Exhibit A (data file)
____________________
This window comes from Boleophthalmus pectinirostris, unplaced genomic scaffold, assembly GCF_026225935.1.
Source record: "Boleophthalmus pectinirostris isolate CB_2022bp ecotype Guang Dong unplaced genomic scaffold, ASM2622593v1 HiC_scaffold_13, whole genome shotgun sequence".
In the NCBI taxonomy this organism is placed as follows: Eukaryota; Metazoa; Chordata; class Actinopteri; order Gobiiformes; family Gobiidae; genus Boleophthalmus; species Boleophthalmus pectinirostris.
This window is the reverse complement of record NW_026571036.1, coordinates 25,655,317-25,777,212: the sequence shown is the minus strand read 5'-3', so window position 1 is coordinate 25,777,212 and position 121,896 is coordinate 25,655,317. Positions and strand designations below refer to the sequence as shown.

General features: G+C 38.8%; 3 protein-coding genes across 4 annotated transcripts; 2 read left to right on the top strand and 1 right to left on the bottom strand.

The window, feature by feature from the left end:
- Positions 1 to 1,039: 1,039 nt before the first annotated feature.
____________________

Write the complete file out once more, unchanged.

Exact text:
This window comes from Boleophthalmus pectinirostris, unplaced genomic scaffold, assembly GCF_026225935.1.
Source record: "Boleophthalmus pectinirostris isolate CB_2022bp ecotype Guang Dong unplaced genomic scaffold, ASM2622593v1 HiC_scaffold_13, whole genome shotgun sequence".
In the NCBI taxonomy this organism is placed as follows: Eukaryota; Metazoa; Chordata; class Actinopteri; order Gobiiformes; family Gobiidae; genus Boleophthalmus; species Boleophthalmus pectinirostris.
This window is the reverse complement of record NW_026571036.1, coordinates 25,655,317-25,777,212: the sequence shown is the minus strand read 5'-3', so window position 1 is coordinate 25,777,212 and position 121,896 is coordinate 25,655,317. Positions and strand designations below refer to the sequence as shown.

General features: G+C 38.8%; 3 protein-coding genes across 4 annotated transcripts; 2 read left to right on the top strand and 1 right to left on the bottom strand.

The window, feature by feature from the left end:
- Positions 1 to 1,039: 1,039 nt before the first annotated feature.